1. Debate the legal and ethical issues for the media arising from the secret/hidden filming or recording of people and the use of that material by the media. You should refer to legal and ethical frameworks and materials used in this Unit of Study as well as your own wider research. Illustrate your response using at least one recent (2017) media story involving the use of secret filming or recording. You should refer to relevant Australian laws and codes in your analysis.
2. The use of material from government and corporate whistleblowers poses ethical and legal questions for the media. Using current media examples, consider how media codes, shield laws and exemptions or exceptions for journalists assist and constrain the media in using this material. Illustrate your answers using specific current media examples, focusing on the legal and ethical issues for media practitioners.
3. Prior to the amendment of the Commercial Radio Code of Practice, John Laws responded to concerns about “Cash for Comment” payments, "I am an entertainer - not a journalist. I don't have a hook for ethics" (John Laws). From 1 March 2017 Social influencers are subject to new AANA guidelines. How far do these guidelines address the concerns of “Cash for Comment” on social media? Should social influencers on Instagram or similar platforms be held to the same ethical expectations of transparency and disclosure as talk back radio hosts for payment or other material benefit they receive in exchange for their opinions?
4. Personal data created by individuals using the internet creates both ‘footprints’ and ‘fingerprints’. Discuss the ways that data-matching on the internet pose new legal and ethical issues for media platforms and media practitioners. [Data matching means the use of personal information given in one context (or held on one database) with data given (or held) in another]
5. Privacy is one of the enduring legal and policy hotspots in the media and communications industries. Explain, with reference to Australian media codes and laws in what ways the public interest is served by the media in revealing what would otherwise be considered revealing an individual’s private information.
6. Outline and discuss in a detailed, critically reflective manner the ethical & legal considerations for media practitioners raised by a CURRENT (2017) media story or case. You must identify ethical and / or legal principles involved and refer to specific media texts as well as to academic and critical texts in your answer.
Do NOT choose a story/issue that you have already covered for your comment piece. The story should have had some substantial coverage or notoriety in English language media. It can come from any area of media practice looked at in this Unit of Study.
7. Discuss the view that ‘The media are free to publish what they want unless there is a law against it. Freedom ends where the law begins.’ You should discuss this in the context of matters of either (a) taste and decency; OR (b) hate speech (vilification). You should consider where and how the line is drawn for media between freedom and the law in the chosen context. You should make reference to specific current media examples. Reference should be made at least primarily to Australian laws and codes, although some comparison with international approaches may be relevant.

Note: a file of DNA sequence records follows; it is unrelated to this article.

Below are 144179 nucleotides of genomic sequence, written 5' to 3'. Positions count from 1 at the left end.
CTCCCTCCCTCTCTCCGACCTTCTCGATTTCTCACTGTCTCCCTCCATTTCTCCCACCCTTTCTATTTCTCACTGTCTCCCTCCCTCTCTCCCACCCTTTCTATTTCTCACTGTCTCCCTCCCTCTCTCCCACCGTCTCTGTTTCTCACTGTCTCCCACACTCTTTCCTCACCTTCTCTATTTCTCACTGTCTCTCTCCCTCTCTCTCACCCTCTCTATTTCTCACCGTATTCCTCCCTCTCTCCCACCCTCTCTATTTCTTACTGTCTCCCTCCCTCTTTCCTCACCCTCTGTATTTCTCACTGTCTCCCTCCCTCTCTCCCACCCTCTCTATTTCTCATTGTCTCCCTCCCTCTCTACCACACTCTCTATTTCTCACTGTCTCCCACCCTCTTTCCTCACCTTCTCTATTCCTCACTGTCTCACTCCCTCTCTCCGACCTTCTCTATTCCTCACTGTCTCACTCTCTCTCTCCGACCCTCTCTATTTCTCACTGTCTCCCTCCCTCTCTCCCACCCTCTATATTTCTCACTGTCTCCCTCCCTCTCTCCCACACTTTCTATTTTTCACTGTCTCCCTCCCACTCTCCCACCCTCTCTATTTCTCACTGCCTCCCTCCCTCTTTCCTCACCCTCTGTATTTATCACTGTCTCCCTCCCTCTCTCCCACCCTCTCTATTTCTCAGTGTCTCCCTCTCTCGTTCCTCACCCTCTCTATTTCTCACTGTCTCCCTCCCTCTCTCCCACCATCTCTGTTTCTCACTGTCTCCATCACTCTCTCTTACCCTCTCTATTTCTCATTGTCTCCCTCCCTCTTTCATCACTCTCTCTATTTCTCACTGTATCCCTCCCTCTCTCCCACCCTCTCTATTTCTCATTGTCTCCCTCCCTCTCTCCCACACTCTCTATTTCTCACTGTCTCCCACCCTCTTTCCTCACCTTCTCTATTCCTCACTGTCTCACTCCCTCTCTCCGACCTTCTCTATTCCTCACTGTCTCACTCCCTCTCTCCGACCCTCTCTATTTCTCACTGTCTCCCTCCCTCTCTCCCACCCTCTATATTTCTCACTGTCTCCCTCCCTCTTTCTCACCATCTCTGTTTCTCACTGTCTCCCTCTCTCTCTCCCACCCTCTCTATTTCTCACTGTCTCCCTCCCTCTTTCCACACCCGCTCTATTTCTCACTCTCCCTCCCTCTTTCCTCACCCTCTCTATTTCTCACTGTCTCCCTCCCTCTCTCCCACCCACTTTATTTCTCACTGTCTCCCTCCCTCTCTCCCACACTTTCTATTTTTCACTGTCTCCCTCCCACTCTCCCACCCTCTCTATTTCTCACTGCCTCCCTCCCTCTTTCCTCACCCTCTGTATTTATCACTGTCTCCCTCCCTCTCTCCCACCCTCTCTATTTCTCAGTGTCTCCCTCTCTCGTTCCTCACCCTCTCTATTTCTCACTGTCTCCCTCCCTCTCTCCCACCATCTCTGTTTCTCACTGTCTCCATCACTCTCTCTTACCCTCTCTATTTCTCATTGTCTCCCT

8. There is a view that commercial pressures and corporate business priorities are necessarily in conflict with ethical media work. Is unethical conduct by media practitioners an unavoidable consequence of the commercial pursuit of profit and audiences? What can be done in commercial media organisations or industries to promote or ensure ethical practice? Discuss and elaborate on your response through the use of specific media example(s) in ONE area of media practice such as journalism or PR or advertising or other area of media practice.
9. ‘Fake news’, the word of the year in 2016, but it is not a new phenomenon. However, new media technologies and new use of old media technologies can exacerbate the problem. Today, a dystopian view argues that search algorithms and social media undermine public discourse as online media spread fake news, divide users into “filter bubbles” of like-minded people and enable users to close themselves into virtual echo chambers hearing only their own biases. Consider the ways that the media itself can address these concerns and whether regulation by government or media platforms would provide better outcomes. Illustrate your answers using specific current media examples. “Regulation” in this context is not limited to external government laws and may include self-regulation or the other regulatory tools explored in this Unit of Study.
10. Discuss the role of codes of ethics in the context of ONE area of professional media practice, examining its problematic and positive aspects and whether codes are the most effective way of securing ethical media practice without unduly restraining practitioners? (‘media practice’ refers to a professional area such as PR, journalism, advertising, online platforms, or social media). You should draw on Australian codes and current (2017) media examples.